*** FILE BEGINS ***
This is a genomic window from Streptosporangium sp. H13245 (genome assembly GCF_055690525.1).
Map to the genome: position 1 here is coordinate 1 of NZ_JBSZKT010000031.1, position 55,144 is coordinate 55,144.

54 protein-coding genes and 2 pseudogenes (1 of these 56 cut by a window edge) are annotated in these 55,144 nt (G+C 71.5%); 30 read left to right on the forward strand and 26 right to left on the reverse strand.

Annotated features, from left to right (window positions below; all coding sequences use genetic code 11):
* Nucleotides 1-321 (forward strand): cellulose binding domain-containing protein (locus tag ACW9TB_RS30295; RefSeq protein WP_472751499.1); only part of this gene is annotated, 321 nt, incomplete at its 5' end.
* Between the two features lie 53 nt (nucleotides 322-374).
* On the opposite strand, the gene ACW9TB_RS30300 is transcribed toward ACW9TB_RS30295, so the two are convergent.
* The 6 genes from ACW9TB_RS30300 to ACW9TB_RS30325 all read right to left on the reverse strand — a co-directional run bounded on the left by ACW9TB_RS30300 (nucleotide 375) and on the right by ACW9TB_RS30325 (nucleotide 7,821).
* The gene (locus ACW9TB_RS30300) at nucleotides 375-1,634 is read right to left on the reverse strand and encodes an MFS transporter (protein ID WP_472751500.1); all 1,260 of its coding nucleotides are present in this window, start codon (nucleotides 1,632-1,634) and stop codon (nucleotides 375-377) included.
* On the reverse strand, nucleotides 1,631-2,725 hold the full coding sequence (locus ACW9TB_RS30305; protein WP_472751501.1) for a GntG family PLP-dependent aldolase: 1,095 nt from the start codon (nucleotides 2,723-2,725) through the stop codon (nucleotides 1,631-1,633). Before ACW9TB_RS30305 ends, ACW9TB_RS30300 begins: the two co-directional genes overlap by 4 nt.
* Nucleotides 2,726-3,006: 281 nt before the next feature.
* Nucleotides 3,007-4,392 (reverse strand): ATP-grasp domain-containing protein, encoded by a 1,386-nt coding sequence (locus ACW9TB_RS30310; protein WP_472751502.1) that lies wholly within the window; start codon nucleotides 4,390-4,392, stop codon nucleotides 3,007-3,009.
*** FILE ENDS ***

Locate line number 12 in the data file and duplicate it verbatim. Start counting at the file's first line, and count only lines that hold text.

* Nucleotides 3,007-4,392 (reverse strand): ATP-grasp domain-containing protein, encoded by a 1,386-nt coding sequence (locus ACW9TB_RS30310; protein WP_472751502.1) that lies wholly within the window; start codon nucleotides 4,390-4,392, stop codon nucleotides 3,007-3,009.